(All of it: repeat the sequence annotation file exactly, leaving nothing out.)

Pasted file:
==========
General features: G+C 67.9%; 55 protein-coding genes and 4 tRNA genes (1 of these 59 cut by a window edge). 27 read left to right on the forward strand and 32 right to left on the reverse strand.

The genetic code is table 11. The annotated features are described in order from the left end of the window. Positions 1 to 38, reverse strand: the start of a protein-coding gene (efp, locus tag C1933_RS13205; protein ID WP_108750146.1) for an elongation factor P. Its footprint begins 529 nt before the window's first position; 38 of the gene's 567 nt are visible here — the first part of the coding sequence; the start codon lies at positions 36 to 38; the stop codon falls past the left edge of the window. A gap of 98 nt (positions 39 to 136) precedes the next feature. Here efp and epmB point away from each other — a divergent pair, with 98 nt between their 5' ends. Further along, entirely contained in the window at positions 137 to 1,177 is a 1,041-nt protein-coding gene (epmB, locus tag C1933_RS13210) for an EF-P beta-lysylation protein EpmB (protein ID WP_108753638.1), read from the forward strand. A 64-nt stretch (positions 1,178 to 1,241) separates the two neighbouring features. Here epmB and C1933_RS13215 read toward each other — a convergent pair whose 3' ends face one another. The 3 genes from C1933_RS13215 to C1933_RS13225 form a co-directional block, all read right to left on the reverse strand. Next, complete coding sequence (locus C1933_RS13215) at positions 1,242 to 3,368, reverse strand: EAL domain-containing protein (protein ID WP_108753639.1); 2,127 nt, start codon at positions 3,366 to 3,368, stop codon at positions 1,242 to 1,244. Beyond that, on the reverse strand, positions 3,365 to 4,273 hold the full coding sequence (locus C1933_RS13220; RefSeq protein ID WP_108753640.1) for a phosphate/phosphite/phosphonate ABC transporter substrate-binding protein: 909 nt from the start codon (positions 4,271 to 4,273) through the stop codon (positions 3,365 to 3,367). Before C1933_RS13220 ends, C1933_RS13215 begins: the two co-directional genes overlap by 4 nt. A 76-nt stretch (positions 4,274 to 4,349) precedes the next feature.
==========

General features: G+C 67.9%; 55 protein-coding genes and 4 tRNA genes (1 of these 59 cut by a window edge). 27 read left to right on the forward strand and 32 right to left on the reverse strand.

The genetic code is table 11. The annotated features are described in order from the left end of the window. Positions 1 to 38, reverse strand: the start of a protein-coding gene (efp, locus tag C1933_RS13205; protein ID WP_108750146.1) for an elongation factor P. Its footprint begins 529 nt before the window's first position; 38 of the gene's 567 nt are visible here — the first part of the coding sequence; the start codon lies at positions 36 to 38; the stop codon falls past the left edge of the window. A gap of 98 nt (positions 39 to 136) precedes the next feature. Here efp and epmB point away from each other — a divergent pair, with 98 nt between their 5' ends. Further along, entirely contained in the window at positions 137 to 1,177 is a 1,041-nt protein-coding gene (epmB, locus tag C1933_RS13210) for an EF-P beta-lysylation protein EpmB (protein ID WP_108753638.1), read from the forward strand. A 64-nt stretch (positions 1,178 to 1,241) separates the two neighbouring features. Here epmB and C1933_RS13215 read toward each other — a convergent pair whose 3' ends face one another. The 3 genes from C1933_RS13215 to C1933_RS13225 form a co-directional block, all read right to left on the reverse strand. Next, complete coding sequence (locus C1933_RS13215) at positions 1,242 to 3,368, reverse strand: EAL domain-containing protein (protein ID WP_108753639.1); 2,127 nt, start codon at positions 3,366 to 3,368, stop codon at positions 1,242 to 1,244. Beyond that, on the reverse strand, positions 3,365 to 4,273 hold the full coding sequence (locus C1933_RS13220; RefSeq protein ID WP_108753640.1) for a phosphate/phosphite/phosphonate ABC transporter substrate-binding protein: 909 nt from the start codon (positions 4,271 to 4,273) through the stop codon (positions 3,365 to 3,367). Before C1933_RS13220 ends, C1933_RS13215 begins: the two co-directional genes overlap by 4 nt. A 76-nt stretch (positions 4,274 to 4,349) precedes the next feature.